BJP is hopeful of bettering its 2014 Lok Sabha performance in 2019. It has formed governments in 13 states which have held elections after May 2014 and retained 2 states. It along with its allies now rule 20 states which send 63% of total MPs to Lower House. Narendra Modi’s approval ratings remain high and he enjoys a lead of over 30% versus Rahul Gandhi in India Today Mood of the Nation Survey. However, all is not hunky dory for the party. BJP has lost 4 Lok Sabha by-polls held in 2018, all in the Hindi heartland. Opposition has smelled blood and Congress is leading discussions to form a Grand Alliance. Regional parties like TMC and TRS have initiated discussion to form a Federal Front. Amidst this background, number of commentators have started questioning the ability of BJP to repeat its historic performance in 2019. These alliances being formed purely on anti-Modi plank may not worry him at this stage too much.
While it is no mean feat to lead a majority government at the centre, have Chief Ministers in two-third of states and 274 MPs in Lok Sabha (the highest tally of any party since 1984), this could act as a double edged sword. In addition to this, BJP now has 35% of all India MLAs and controls many municipalities across the country. This heightens the risk of BJP facing triple anti-incumbency in 2019. It is the biggest threat to Modi making a comeback in 2019 in my opinion. People feel Modi factor was the only reason BJP won in 2014. However his popularity alone doesn’t explain the full story of BJP’s historic mandate. CSDS carried out a National Election Study 2014 and asked respondents the following question:
“While voting some people give importance to the local candidate, others to the state level leadership of the party and some others to the Prime Ministerial candidate. How would you describe yourself?”
28% voters gave importance to PM candidate, 26% to the local candidate and 18% to state level leadership. Herein lies the biggest headache for BJP. A good 44% of people gave due consideration to local candidate and top leadership of the state of parties in contention while casting their vote. One of the primary reasons for UPA loss in 2014 was that it suffered from similar triple anti-incumbency. UPA was in power for 10 years at the center, UPA had Chief Ministers in 16 states and Congress had 206 MPs. A section of people were fed up with corruption scandals under Manmohan Singh’s government and falling economy, some were unhappy with performance of state governments of UPA and others with the non-performance of its MPs. All this led to a significant built up of anger among public resulting in a humiliating loss for Congress, down from 206 to historic low of 44 MPs and less than 20% vote share.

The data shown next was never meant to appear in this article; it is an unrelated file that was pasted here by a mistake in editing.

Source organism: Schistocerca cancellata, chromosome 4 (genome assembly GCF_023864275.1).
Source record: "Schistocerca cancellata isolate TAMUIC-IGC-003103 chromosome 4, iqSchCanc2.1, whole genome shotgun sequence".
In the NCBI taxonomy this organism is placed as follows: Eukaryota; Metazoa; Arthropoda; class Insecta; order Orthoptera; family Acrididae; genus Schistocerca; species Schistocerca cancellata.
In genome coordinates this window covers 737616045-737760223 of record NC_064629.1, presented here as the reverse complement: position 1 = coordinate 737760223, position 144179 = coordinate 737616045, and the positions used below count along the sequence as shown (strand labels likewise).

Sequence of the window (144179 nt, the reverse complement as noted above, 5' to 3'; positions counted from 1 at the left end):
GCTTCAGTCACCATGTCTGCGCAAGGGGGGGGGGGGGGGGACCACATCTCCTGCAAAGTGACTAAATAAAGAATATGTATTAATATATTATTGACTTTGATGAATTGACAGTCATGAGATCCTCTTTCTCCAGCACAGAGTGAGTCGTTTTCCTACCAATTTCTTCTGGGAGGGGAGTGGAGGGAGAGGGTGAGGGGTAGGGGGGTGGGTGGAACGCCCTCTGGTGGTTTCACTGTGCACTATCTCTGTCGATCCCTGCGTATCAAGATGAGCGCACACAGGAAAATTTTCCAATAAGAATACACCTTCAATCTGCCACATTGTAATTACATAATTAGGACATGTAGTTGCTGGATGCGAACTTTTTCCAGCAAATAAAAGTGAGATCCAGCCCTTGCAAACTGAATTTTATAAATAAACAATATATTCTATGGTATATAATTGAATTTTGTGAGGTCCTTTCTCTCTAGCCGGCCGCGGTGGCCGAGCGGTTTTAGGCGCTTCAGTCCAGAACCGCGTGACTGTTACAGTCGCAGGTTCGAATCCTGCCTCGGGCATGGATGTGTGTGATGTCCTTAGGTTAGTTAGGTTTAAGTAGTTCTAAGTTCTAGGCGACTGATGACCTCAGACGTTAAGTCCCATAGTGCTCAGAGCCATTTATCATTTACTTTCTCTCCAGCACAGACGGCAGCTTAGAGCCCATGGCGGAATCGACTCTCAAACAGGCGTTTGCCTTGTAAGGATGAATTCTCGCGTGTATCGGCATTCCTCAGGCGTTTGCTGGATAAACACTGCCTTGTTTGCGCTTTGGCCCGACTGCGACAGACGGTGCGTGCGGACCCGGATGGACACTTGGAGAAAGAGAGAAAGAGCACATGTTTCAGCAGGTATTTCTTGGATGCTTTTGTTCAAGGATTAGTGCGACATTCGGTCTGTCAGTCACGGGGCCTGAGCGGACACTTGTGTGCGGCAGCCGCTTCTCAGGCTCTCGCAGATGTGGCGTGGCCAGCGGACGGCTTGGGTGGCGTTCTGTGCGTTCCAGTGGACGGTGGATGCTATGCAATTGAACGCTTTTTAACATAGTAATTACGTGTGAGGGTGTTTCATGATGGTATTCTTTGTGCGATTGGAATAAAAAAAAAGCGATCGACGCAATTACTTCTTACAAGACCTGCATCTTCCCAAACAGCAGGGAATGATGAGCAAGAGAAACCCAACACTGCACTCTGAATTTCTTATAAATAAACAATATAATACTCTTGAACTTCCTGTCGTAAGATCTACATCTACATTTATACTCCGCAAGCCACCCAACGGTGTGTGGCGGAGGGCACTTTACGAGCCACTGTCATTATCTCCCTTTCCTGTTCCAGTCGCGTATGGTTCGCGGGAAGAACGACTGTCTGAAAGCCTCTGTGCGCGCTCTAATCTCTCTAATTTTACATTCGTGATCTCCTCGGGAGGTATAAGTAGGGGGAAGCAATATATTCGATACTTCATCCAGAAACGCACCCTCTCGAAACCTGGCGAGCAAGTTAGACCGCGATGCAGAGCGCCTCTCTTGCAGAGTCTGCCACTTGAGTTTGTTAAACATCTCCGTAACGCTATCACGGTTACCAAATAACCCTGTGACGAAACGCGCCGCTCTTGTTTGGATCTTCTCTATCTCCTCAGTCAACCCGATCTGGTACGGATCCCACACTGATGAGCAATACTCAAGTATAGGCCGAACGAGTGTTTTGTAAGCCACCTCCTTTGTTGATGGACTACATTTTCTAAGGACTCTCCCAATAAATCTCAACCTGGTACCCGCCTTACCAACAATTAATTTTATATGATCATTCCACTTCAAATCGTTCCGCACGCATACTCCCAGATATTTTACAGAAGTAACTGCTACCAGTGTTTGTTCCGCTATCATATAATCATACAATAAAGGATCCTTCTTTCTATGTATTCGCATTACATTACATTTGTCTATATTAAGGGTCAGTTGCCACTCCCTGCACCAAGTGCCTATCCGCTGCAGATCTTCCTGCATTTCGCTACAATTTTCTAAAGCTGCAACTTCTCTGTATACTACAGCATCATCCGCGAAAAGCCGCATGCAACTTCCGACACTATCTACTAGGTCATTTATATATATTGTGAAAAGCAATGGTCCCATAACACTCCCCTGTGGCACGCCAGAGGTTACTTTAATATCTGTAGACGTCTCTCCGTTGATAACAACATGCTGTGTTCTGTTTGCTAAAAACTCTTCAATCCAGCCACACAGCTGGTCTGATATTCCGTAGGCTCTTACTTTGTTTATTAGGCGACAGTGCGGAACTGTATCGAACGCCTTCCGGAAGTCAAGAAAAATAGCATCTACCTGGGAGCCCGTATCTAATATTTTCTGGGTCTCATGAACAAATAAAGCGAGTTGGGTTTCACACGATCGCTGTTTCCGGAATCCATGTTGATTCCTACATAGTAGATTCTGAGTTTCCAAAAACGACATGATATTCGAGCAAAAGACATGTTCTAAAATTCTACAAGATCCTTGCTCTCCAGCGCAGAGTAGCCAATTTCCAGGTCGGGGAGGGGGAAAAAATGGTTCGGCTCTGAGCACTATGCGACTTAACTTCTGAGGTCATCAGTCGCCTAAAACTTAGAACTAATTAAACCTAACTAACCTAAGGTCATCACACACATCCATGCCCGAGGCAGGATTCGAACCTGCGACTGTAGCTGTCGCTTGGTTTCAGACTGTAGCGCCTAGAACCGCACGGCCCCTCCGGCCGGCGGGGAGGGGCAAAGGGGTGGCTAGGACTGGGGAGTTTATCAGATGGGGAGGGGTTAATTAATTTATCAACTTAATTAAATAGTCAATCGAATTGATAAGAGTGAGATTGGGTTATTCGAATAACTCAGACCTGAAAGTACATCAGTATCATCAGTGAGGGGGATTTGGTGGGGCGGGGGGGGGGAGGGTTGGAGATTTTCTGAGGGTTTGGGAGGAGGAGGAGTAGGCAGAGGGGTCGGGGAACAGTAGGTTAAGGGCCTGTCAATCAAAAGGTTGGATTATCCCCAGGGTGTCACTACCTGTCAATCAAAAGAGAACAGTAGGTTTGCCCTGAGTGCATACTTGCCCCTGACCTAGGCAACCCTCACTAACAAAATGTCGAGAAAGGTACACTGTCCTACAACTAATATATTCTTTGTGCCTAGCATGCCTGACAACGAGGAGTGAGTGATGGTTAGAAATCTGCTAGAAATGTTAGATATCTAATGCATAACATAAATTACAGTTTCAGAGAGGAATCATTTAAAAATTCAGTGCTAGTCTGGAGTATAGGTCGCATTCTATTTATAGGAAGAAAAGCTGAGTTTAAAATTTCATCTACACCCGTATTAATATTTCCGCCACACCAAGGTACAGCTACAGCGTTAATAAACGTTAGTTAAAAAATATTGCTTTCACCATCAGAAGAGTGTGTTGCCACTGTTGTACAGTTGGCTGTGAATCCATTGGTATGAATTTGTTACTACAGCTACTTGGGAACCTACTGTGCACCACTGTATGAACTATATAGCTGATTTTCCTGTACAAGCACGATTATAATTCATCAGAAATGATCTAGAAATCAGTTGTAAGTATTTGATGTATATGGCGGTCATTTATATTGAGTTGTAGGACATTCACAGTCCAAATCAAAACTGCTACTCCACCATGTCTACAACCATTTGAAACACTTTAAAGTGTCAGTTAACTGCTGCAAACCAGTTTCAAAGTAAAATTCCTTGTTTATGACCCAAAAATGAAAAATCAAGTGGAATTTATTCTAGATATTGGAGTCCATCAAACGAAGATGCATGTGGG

Source: All India Post Poll Survey Findings
Politicians are adept at shifting blame. In state elections wherein opposition rules at the centre, ruling party pins blame on central government for non-cooperation and non-release of funds. This strategy has been effectively utilized by Madhya Pradesh, Chhattisgarh and Gujarat BJP governments over the decades. We are now witnessing similar strategy being employed by Chandrababu Naidu in Andhra. In state elections after 2014, BJP blamed opposition governments for not utilizing funds released by Modi government and won many states. However, now the states were BJP is in power cannot shift blame to centre for not fulfilling their manifesto promises. Similarly during campaign in 2019, Modi cannot shift blame on state governments for not delivering on his pet projects. This puts BJP campaign strategists in a quandary.
BJP will likely deny tickets to many sitting MPs like in MCD polls where it replaced all corporators. As per my sources this number could range from 50-80. This way BJP hopes to negate the local candidate level anti-incumbency, entire blaming him for being lazy. This way BJP will try to sell that is being proactive and will not tolerate non-performance. BJP hopes that since many MPs are lightweights, replacing them will not give rise to any big rebellion. But as we have seen above, local candidates played almost similar role as Modi factor in 2014. Additionally, national elections are not corporation elections. Federal Front / Third Front which may not have candidates in many seats can give tickets to some of these candidates. BJP also may not be able to hold on to declaring the names of candidate till the last moment, especially if Grand Alliance and / or Third Front announces candidates early to exploit the three levels of anti-incumbency.
To conclude, BJP may not have a smooth sailing in 2019 as now it controls almost two-thirds of India and cannot pass blame for not fulfilling its promises onto others. People have started questioning the achievements of Modi government, its failures on the job front and agrarian crisis, Rahul Gandhi is seen closing the gap on leadership ratings front. Moreover, anti-incumbency against state governments and its MPs may complicate matters for Modi’s return to power in 2019.